Traveling to the Caribbean can get expensive, between the airfare and lodging, food and souvenirs, and seeing the sites the islands have to offer. But there are still several islands that offer great travel deals without compromising the beautiful views, wonderful beaches and water activities all the islands offer.
Though more expensive than other islands on this list, parts of Jamaica still offer a quiet and laid-back style reminiscent of the true Jamaican lifestyle. Treasure Beach, in particular, is one such area where resorts and tourist traps have not yet touched the locals. Guest houses, small hotels, and cottages are the only places to lodge, and open-air restaurants serve up local dishes made mostly of seafood. The beaches along Treasure Beach remain mostly uncrowded. The dirt roads make for great exploring, and if that’s not enough adventure, hire a charter captain for a day of fishing or for a trip out to the Pelican Bar, a shack out on a sandbar with good drink and food specials.
The Dominican Republic has turned into one big resort in the last decade, something that isn’t great for budget travelers or those who want a taste of the real Dominican. And while many of the authentic beach villages can only be reached via semi-passable dirt paths, there are still a couple of places within easy access of an airport. Sosúa, for example, offers visitors inexpensive lodging, great restaurants, and a beautiful beach. The little village is a haven for snorkelers and scuba divers with numerous reefs and dive charters available for a day in the water. Cabarete is another good choice for the budget-minded. This village is the country’s windsurfing capital and like Sosúa offers many great deals in lodging and dining options.
The island is actually comprised of two islands, larger Bonaire and its smaller uninhabited sister, Klein Bonaire. Both islands are completely surrounded by a fringe reef, making this a diver’s paradise. In addition, the entire coastline of Bonaire has been declared a marine sanctuary. The island is also home to a huge flamingo population. Bonaire has a number of top-notch resorts but also a number of budget-friendly (under $75 USD per night) apartments and hotels as well. The official tourism website does, however, warn visitors to be wary of accommodations that do not mention the lodging tax of US$5.50 to $6.50 per person per night.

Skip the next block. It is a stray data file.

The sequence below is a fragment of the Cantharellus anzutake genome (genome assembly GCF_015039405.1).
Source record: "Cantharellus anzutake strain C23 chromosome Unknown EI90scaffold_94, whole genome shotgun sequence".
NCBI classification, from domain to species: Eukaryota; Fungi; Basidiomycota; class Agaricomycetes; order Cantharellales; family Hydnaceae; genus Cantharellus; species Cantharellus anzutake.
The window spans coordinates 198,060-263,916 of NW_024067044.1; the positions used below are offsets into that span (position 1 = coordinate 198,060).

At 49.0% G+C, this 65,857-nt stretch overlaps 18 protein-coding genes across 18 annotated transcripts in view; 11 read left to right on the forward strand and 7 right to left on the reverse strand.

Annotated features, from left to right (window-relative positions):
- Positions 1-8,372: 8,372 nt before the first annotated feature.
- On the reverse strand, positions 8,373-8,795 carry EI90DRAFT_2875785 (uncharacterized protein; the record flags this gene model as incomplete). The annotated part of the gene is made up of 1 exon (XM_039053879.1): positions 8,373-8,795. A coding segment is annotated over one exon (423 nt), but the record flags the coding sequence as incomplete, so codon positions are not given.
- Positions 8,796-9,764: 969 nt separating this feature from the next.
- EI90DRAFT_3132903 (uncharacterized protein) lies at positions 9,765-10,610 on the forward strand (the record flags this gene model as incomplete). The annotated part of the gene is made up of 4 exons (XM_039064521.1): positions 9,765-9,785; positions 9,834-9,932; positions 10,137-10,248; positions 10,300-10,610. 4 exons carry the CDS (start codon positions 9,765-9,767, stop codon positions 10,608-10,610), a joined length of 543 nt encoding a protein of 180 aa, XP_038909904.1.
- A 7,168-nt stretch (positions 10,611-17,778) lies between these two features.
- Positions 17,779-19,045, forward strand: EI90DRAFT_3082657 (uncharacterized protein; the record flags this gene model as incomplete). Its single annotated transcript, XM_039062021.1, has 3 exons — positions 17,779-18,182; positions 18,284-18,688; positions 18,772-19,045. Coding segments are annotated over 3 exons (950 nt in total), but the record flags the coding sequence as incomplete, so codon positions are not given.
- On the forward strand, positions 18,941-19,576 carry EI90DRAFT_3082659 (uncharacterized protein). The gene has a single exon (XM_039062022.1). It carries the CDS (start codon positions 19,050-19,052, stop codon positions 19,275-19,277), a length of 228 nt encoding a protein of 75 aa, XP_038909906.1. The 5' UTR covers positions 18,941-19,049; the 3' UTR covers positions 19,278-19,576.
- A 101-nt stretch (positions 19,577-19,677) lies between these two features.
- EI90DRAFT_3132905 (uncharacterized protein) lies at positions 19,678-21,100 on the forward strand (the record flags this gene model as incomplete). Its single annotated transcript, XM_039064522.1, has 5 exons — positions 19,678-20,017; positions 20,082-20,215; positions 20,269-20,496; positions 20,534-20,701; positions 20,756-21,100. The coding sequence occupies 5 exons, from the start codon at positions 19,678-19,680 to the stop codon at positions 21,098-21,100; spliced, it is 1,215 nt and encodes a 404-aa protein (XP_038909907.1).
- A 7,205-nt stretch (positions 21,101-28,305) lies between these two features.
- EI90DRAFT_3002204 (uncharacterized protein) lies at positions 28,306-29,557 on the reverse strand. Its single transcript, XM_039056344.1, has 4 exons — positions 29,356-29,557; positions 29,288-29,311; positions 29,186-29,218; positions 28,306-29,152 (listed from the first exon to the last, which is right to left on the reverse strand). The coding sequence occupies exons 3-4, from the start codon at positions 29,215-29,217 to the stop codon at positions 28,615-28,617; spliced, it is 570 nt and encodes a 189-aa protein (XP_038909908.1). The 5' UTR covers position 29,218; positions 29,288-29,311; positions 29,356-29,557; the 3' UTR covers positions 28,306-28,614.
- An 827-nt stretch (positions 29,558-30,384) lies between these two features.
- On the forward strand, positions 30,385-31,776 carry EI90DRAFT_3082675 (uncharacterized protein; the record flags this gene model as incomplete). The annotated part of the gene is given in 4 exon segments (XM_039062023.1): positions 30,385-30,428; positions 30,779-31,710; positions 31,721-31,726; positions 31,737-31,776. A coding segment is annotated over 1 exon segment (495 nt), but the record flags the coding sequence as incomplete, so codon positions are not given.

A relaxed, laid-back attitude evident throughout the island, Grenada does have some resorts but they are mostly small and still affordable. The capital city of St. George’s is often called the most beautiful city in the Caribbean, for good reason. The city is nestled between the hillside of a volcanic crater and a horseshoe-shaped crater. Despite a thriving tourist trade, St. George’s has retained the area’s natural beauty, historical relics, and cultural sites. Carriacou, an island dependency of Grenada, is a less-visited location with the true laid-back island atmosphere that many travelers crave when visiting the Caribbean.
Trinidad’s dowdy twin isn’t as popular as its sister, nor as expensive. Whereas Trinidad is a playground for cruise guests and the well-heeled, Tobago caters to the weekend crowd from Trinidad. The island is a birder’s paradise with over 240 species of birds, many of them rare or endangered. Beachgoers may be disappointed by the beach quality of the popular (and often crowded) beaches, but there are secluded options for those who don’t mind driving further and taking a little hike. Case in point, Pirate’s Bay where scenes from the 1952 movie, “Robinson Crusoe”, were filmed. As for dining and lodging, seafood is plentiful which is to be expected. Beers still cost less that $3 USD. And 3-bedroom guest homes can still be found for under $100 USD per night.
Even traveling to these islands, there are ways to further save money when visiting. For example, many hotels and resorts offer deep discounts during off-season and the peak months of hurricane season in September and October. Don’t want to risk a hurricane in the Caribbean? Some of the islands lie outside the traditional hurricane belt. Bonaire, for example, lies far enough south to stay out of the path of most tropical systems.
Shopping around can also yield significant savings. Guest houses, hostels, and all-inclusive resorts may offer better deals, especially those that are located more to the interior of the island rather than beachfront. And getting away from the touristy areas where the pricier hotels and restaurants tend to crop up will also yield more authentic dining and shopping options as well as better prices.
Traveling to the Caribbean can be a trip of a lifetime but does not necessarily have to break the bank. With so many islands to choose from, budget-minded travelers can save money by traveling to one of the less developed islands and will likely come home with memories of a more authentic Caribbean than those people who choose the tourist route. Planning well and keeping the options open for destination, lodging, activities and dining open up tropical adventures that can be affordable too.
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